WITH A torrent of sentimental Christmas ads invading TV channels again, WWN travels to London to go undercover as a junior copywriter to see how the professionals manage to shred viewers’ heartstrings and produce a successful tearjerker of a Christmas TV ad.
Following a 20 minute personality test which resulted in a score of ‘dangerously crippled with anxiety and a vulnerable human being’, this reporter was immediately contacted by the ad agency and told to fast for 48 hours ahead of a 4am brainstorming session on Sunday.
Upon entering the office building I was greeted by an outstretched hand from someone who appeared to be a senior copywriter only to then be swiftly kicked in the genitals as the handshake was retracted.
“We don’t shake hands here, you piece of shit. Now, you’re on the thirteenth floor – get up there,” he whispered into my ear as I sucked in the pain, “use the stairs, the lift is for seniors only”.
After some empty retches and time to allow my crown jewels descend back down from my stomach, I climbed the stairwell.
The walls were lined with posters of dogs bouncing on trampolines, talking carrots, a girl sending a telescope to a man on the moon, kindly grandparents – all from famously emotional Xmas ads, only they had giant X marks through them with words of warning: ‘this piss ain’t emotional enough’.
Reaching the top of the stair I entered a room labelled ‘101’, where a dozen fellow copywriters were mid-burpees, wearing nothing but their undergarments.
“Right, you, new boy; get your kit off and give me 500,” barked my testicle kicking friend from earlier, now holding an electric cattle prod, “we need to get you turds into the right frame of mind for this – we’ve got 3 adverts to write today and we need them on the clients’ desks by midnight”.
Soon we were down to a team of seven as some, unable to survive burpees, convulsed into fits due to dehydration with one guy even swallowing his own tongue (although I think he may have done this on purpose to get out of the job).
The room darkened and an overhead projector played endless slides of the worst of human depravity I have ever seen.
“I got this from a Facebook moderator friend of mine,” our nameless supervisor explained, as unspeakable images littered the faded screen, “Christ, it’s awful, isn’t it?” he added, with one hand now firmly in his pocket, fixing himself.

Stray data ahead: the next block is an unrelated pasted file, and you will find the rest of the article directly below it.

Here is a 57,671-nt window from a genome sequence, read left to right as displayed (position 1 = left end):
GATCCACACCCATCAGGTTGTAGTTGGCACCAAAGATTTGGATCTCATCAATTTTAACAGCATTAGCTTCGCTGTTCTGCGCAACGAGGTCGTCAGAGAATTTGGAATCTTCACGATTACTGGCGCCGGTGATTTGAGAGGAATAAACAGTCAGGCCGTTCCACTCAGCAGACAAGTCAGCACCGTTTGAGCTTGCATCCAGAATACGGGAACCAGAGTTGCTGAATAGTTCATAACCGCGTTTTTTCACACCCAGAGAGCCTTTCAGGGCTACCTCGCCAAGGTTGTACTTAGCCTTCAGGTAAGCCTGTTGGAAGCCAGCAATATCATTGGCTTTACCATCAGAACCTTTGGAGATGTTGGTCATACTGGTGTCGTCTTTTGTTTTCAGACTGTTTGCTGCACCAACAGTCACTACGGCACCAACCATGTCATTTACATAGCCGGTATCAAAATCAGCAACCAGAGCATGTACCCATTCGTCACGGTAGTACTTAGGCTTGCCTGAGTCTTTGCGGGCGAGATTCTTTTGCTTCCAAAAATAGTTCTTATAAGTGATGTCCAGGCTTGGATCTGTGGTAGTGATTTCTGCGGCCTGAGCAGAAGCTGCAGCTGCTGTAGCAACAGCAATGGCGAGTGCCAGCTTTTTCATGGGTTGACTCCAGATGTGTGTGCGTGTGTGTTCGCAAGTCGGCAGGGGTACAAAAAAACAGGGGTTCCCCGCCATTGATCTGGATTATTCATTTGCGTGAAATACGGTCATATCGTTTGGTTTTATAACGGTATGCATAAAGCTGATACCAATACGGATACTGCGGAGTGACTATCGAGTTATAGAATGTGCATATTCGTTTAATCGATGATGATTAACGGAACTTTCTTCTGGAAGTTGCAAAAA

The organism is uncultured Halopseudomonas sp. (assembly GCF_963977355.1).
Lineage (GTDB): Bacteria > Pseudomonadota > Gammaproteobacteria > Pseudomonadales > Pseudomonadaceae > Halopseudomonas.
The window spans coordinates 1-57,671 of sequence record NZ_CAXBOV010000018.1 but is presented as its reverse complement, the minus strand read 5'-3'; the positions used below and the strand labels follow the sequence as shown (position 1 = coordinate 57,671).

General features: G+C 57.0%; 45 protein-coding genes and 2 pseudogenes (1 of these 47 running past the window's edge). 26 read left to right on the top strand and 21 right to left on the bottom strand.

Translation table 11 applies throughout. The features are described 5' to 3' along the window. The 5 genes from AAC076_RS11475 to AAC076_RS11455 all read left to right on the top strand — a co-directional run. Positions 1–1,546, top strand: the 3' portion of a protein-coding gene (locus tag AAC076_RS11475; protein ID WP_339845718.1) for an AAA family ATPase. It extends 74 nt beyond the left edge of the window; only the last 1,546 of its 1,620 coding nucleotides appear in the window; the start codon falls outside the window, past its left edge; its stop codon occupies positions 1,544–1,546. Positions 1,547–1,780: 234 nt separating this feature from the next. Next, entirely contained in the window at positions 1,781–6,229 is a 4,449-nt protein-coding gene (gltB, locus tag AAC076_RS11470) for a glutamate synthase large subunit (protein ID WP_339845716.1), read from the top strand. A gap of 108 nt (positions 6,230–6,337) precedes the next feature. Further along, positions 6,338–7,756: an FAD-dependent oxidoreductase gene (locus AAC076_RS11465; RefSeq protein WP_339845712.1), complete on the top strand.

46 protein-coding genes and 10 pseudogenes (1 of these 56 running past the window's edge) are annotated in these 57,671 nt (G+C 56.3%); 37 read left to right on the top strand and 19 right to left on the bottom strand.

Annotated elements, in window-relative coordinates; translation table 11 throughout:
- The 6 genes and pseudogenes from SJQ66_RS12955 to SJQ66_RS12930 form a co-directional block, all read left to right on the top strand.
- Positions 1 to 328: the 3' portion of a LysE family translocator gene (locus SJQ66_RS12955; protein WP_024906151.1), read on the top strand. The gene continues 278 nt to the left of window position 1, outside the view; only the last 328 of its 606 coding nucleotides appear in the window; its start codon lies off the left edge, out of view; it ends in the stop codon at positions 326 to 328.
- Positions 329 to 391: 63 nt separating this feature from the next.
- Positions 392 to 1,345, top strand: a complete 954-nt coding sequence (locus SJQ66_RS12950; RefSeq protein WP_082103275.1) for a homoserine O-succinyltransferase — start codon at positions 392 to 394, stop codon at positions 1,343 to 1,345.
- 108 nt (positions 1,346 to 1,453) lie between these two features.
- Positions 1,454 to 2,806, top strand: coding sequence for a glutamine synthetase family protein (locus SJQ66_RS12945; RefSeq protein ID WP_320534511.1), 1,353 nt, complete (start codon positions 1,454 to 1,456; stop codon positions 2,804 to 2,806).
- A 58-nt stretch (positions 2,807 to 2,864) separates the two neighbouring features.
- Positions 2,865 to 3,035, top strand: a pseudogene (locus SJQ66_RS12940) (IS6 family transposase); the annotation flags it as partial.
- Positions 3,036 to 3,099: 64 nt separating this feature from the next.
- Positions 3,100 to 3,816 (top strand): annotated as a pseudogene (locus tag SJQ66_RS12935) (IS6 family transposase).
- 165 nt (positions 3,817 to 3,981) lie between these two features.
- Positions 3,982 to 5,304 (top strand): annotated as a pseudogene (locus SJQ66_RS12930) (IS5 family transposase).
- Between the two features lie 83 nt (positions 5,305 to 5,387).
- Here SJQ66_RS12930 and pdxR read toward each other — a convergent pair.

“Whatever you write has got to have the emotional force of what it feels like to watch the first 10 minutes of UP while wearing electrified nipple clamps, your job is to make John Lewis look like an emotionally stunted Grinch”.
Now emotionally and physically broken, we were handed several briefs.
“Lockheed Martin? BP oil? Why would they want an Xmas… ” began a fellow copywriter before a plastic bag was put over his head and dragged outside in a muffled scream.
“Okay, anymore questions?” we were asked, to which all six of us nodded ‘no’, as two muscle bound men roughly smeared what appeared to smell like dog food over our faces, nipples and nether regions.
I was astounded at the client’s brief; some of these companies were some of the most horrendous tax evading, environment destroying offenders on the planet.
“Just have fun with it, guys, let the ideas flow” our smiling superior said as five snarling pit bull terriers were brought in and tied up just shy of biting distance, but close enough for us to smell their pungent bloodthirsty breath. “Oh, and don’t forget, if your scripts don’t make me cry, we’ll exterminate your entire family, your pets and everything you hold dear to your hearts. Best of luck”.
To show us he wasn’t ‘fucking around’ he brought in the kid from the Kelloggs Xmas ad and shot her in front of us.
After hundreds of rewrites and discussions over who has the fewest family members to lose if it all went tits up, we were relieved to see our boss openly weeping at our material.
“Oh my God, so the little orphan elf is steering the ballistic missiles into the Yemen school instead? Saving the Saudi Royal Family from certain annihilation!? This is absolutely wonderful work, guys. Genius!” he said, prompting tears infused with every single emotion to stream down our faces, “and the bit about leaving out a bowl of crude oil for the reindeers is just beautiful – they’ll love this”.
Upon receiving my €200 cheque the following day, I couldn’t help but feel newly accomplished as a TV ad writer.
The warm fuzzy feeling I felt inside combined beautifully with knowing that families across the world will be watching the very words we put to paper, the feeling blending seamlessly with the €200 worth of Vodka and Xanax that I will now need to get through each day in order to bury the memories of my ordeal.